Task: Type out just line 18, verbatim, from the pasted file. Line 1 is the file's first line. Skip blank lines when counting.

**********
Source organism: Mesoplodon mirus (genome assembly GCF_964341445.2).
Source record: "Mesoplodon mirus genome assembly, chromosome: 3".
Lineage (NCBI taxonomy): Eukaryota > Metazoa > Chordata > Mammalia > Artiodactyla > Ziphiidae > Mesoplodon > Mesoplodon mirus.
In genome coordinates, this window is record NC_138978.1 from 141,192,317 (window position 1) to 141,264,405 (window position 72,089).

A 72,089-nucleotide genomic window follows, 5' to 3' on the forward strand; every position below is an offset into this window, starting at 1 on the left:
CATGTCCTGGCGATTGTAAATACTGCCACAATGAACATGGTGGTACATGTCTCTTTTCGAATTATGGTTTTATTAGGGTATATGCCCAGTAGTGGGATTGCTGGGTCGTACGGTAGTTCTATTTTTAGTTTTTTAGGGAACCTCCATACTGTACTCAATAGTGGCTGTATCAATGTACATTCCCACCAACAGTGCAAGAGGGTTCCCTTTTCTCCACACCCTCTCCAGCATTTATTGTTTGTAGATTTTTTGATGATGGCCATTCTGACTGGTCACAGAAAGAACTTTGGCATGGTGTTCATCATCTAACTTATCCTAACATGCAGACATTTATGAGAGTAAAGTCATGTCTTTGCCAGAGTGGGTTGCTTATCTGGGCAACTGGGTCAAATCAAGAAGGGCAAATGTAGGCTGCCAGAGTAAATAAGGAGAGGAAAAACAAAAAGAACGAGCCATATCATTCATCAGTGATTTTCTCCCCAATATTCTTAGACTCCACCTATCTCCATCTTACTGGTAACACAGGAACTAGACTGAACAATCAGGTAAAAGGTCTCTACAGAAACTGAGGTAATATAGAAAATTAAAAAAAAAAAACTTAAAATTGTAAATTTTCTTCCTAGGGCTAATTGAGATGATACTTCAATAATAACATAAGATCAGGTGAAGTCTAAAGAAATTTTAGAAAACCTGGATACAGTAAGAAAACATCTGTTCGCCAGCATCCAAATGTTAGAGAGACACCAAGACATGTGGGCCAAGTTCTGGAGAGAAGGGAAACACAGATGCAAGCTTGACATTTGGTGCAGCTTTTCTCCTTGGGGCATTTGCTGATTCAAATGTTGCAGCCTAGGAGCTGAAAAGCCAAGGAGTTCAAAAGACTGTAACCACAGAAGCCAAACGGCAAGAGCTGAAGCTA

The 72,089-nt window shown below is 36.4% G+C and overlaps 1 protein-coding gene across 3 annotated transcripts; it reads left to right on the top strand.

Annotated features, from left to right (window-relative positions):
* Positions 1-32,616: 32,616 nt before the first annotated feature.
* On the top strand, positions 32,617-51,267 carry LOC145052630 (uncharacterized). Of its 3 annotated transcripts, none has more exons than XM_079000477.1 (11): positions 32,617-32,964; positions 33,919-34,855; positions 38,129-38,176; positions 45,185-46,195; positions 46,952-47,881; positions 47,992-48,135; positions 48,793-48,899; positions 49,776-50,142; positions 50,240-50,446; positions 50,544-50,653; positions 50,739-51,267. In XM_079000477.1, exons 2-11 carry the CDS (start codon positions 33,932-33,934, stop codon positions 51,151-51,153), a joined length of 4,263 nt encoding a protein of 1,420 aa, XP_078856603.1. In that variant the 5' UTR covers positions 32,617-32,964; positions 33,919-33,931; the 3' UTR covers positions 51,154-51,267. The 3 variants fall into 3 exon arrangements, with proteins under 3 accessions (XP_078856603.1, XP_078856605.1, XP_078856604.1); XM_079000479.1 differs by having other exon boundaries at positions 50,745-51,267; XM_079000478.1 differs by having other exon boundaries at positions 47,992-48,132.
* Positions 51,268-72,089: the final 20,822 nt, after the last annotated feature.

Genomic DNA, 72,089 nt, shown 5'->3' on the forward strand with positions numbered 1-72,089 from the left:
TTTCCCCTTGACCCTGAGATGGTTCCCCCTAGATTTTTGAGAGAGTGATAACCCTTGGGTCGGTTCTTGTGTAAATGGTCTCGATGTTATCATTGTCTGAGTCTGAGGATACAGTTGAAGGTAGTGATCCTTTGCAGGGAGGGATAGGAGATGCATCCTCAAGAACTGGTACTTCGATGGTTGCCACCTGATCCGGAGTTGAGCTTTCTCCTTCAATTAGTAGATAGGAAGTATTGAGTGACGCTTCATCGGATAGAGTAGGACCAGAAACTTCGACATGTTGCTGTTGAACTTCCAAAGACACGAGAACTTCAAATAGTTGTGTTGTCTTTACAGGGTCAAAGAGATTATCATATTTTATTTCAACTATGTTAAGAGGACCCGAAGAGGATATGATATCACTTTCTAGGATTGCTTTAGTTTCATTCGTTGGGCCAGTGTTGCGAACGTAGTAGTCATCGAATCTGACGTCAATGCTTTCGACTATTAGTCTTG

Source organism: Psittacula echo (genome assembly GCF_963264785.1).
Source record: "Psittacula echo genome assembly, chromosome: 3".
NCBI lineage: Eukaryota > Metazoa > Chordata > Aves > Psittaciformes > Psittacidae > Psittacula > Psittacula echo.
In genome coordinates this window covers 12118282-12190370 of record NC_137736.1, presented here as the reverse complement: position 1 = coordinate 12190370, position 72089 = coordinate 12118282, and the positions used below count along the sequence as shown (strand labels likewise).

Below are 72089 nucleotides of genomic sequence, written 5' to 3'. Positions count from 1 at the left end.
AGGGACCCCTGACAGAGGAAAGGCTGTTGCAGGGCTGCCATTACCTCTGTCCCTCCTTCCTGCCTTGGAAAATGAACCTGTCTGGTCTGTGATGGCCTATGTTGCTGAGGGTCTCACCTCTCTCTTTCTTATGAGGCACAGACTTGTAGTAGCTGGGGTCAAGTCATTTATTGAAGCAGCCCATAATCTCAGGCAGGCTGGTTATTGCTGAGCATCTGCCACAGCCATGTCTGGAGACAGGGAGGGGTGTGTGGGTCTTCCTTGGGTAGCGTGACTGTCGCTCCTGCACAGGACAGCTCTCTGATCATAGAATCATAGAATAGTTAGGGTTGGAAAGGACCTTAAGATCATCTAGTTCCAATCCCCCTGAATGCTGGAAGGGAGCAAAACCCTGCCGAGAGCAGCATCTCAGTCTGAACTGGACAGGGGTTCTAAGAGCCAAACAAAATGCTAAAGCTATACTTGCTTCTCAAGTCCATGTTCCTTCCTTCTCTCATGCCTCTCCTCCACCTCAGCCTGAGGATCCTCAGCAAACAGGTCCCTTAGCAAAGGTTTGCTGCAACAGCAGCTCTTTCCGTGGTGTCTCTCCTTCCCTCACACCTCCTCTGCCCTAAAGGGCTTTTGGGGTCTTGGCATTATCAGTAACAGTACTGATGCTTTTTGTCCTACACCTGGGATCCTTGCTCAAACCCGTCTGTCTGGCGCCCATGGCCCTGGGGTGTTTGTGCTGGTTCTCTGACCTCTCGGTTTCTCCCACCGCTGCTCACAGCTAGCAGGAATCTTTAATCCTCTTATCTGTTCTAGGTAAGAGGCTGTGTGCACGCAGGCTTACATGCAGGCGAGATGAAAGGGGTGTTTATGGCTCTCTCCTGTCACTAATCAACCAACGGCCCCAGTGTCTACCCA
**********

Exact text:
Below are 72089 nucleotides of genomic sequence, written 5' to 3'. Positions count from 1 at the left end.